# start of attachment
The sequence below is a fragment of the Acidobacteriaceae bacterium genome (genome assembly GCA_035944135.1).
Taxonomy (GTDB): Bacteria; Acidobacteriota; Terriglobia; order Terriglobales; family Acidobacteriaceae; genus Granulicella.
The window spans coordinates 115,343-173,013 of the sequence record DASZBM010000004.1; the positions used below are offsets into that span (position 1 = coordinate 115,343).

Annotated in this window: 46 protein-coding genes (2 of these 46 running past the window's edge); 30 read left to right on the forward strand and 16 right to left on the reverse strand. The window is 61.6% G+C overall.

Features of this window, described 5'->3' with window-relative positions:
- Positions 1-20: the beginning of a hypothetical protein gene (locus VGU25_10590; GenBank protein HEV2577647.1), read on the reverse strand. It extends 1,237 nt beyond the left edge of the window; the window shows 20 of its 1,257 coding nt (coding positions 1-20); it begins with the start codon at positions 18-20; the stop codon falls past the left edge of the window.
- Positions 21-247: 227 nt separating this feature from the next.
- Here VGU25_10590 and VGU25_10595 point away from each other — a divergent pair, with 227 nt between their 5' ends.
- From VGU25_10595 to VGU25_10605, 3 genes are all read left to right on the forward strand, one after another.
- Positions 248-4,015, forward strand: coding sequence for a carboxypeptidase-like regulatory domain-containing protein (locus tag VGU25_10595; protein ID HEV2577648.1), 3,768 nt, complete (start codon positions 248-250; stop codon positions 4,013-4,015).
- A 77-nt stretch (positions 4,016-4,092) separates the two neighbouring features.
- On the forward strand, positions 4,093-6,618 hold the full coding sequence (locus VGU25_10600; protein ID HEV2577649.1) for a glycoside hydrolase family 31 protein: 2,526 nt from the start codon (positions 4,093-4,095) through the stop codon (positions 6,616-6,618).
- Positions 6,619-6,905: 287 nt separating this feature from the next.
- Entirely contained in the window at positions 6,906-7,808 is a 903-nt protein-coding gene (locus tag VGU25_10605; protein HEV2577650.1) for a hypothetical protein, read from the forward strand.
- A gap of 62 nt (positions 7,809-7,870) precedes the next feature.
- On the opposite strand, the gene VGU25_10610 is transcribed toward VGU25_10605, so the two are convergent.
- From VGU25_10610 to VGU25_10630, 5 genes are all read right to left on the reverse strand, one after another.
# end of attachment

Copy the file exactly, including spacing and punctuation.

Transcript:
The sequence below is a fragment of the Acidobacteriaceae bacterium genome (genome assembly GCA_035944135.1).
Taxonomy (GTDB): Bacteria; Acidobacteriota; Terriglobia; order Terriglobales; family Acidobacteriaceae; genus Granulicella.
The window spans coordinates 115,343-173,013 of the sequence record DASZBM010000004.1; the positions used below are offsets into that span (position 1 = coordinate 115,343).

Annotated in this window: 46 protein-coding genes (2 of these 46 running past the window's edge); 30 read left to right on the forward strand and 16 right to left on the reverse strand. The window is 61.6% G+C overall.

Features of this window, described 5'->3' with window-relative positions:
- Positions 1-20: the beginning of a hypothetical protein gene (locus VGU25_10590; GenBank protein HEV2577647.1), read on the reverse strand. It extends 1,237 nt beyond the left edge of the window; the window shows 20 of its 1,257 coding nt (coding positions 1-20); it begins with the start codon at positions 18-20; the stop codon falls past the left edge of the window.
- Positions 21-247: 227 nt separating this feature from the next.
- Here VGU25_10590 and VGU25_10595 point away from each other — a divergent pair, with 227 nt between their 5' ends.
- From VGU25_10595 to VGU25_10605, 3 genes are all read left to right on the forward strand, one after another.
- Positions 248-4,015, forward strand: coding sequence for a carboxypeptidase-like regulatory domain-containing protein (locus tag VGU25_10595; protein ID HEV2577648.1), 3,768 nt, complete (start codon positions 248-250; stop codon positions 4,013-4,015).
- A 77-nt stretch (positions 4,016-4,092) separates the two neighbouring features.
- On the forward strand, positions 4,093-6,618 hold the full coding sequence (locus VGU25_10600; protein ID HEV2577649.1) for a glycoside hydrolase family 31 protein: 2,526 nt from the start codon (positions 4,093-4,095) through the stop codon (positions 6,616-6,618).
- Positions 6,619-6,905: 287 nt separating this feature from the next.
- Entirely contained in the window at positions 6,906-7,808 is a 903-nt protein-coding gene (locus tag VGU25_10605; protein HEV2577650.1) for a hypothetical protein, read from the forward strand.
- A gap of 62 nt (positions 7,809-7,870) precedes the next feature.
- On the opposite strand, the gene VGU25_10610 is transcribed toward VGU25_10605, so the two are convergent.
- From VGU25_10610 to VGU25_10630, 5 genes are all read right to left on the reverse strand, one after another.